Ye Gods! How the World Really Works
Sheila M. Trask
Today, bookstore shelves overflow with titles by New Age authors who encourage readers to create their own reality through the power of positive thinking. But rather than provide reassurance, these books often leave their audience fearful that a single negative thought will bring on certain disaster. In Betsy Jo Miller’s world, however, using thoughts to construct reality is no big deal. In Ye Gods! How the World Really Works, Miller shares her belief that everyone has the power to constantly create and recreate the world, on both physical and spiritual planes.
At first, Miller seems like a down-to-earth person. She addresses the reader casually and directly, like an old friend. She writes about her work as an inner-city teacher, an affordable-housing advocate, and school founder. And she’s been channeling spirits since her sixteen-year-old son, Kevin, was killed in a car accident. It’s a startling revelation, and Miller shares her own initial doubts about and eventual acceptance of her ability to communicate with a spirit she calls Kaju.
Miller uses what’s known as automatic writing techniques to receive and transmit spiritual messages, which she presents in boldfaced type. Where Miller’s personal notes are folksy and full of pop-culture references, Kaju’s voice is formal and evangelical. He says things such as, “So, as you each influence the future through your thoughts—now do this knowingly with positive ones and finish your lifetime in a joyful manner.”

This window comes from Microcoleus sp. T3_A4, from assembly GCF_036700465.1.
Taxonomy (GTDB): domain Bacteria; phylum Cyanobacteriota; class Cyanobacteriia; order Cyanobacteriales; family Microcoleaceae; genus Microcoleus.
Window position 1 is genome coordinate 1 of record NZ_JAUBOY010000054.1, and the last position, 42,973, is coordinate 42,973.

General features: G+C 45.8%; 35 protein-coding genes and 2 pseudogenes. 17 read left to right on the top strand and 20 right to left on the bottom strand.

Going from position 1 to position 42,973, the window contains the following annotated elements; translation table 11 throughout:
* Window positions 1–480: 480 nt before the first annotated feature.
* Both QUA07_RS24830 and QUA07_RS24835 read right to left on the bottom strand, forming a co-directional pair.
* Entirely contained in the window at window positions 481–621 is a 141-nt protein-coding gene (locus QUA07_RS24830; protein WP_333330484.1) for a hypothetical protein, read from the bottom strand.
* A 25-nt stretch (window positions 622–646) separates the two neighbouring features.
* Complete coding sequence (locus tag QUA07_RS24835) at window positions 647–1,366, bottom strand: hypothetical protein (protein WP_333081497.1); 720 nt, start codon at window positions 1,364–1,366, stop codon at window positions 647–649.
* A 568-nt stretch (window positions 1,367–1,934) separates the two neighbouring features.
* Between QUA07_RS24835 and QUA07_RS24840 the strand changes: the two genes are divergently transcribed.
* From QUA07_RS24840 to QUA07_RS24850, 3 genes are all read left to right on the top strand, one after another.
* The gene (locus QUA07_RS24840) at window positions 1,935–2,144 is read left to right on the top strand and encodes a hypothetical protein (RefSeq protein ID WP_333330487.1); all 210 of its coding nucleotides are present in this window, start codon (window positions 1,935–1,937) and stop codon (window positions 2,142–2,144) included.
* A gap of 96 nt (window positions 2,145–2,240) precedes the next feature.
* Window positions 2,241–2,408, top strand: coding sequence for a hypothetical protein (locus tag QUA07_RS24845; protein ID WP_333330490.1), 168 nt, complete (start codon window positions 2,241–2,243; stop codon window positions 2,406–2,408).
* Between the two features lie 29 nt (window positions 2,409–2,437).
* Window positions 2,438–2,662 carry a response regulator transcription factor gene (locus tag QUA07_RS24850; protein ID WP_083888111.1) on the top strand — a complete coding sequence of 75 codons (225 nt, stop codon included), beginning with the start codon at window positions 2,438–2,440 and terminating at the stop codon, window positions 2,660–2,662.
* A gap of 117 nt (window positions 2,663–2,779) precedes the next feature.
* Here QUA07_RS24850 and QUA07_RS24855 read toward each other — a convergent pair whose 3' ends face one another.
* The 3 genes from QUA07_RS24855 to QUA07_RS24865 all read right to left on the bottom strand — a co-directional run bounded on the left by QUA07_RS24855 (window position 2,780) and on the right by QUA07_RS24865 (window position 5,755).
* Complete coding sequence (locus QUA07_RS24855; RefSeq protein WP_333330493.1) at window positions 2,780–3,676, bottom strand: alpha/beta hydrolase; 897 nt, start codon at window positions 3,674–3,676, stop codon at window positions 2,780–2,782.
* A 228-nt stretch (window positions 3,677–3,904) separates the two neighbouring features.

Miller interrogates her spiritual source, asking him about everything from abortion to cell phones. The consistent reply is that the physical form is irrelevant; it’s truly the thought that counts. There is no right or wrong, only challenges to overcome—over several lifetimes, if necessary.
Miller divides her conversations with Kaju into topical chapters on religion, science, health care, and more, but the discussion always returns to the key themes of thought-based creation and interconnectedness. Support for her theories comes in the form of more theories, and the circular logic ultimately fails to legitimize Miller’s unusual source of wisdom.
Clearly written and easy to read, Ye Gods! is a unique and intriguing book. Readers may remain skeptical of Miller’s methods, yet nonetheless find themselves pondering the questions she raises about the nature of consciousness and life itself.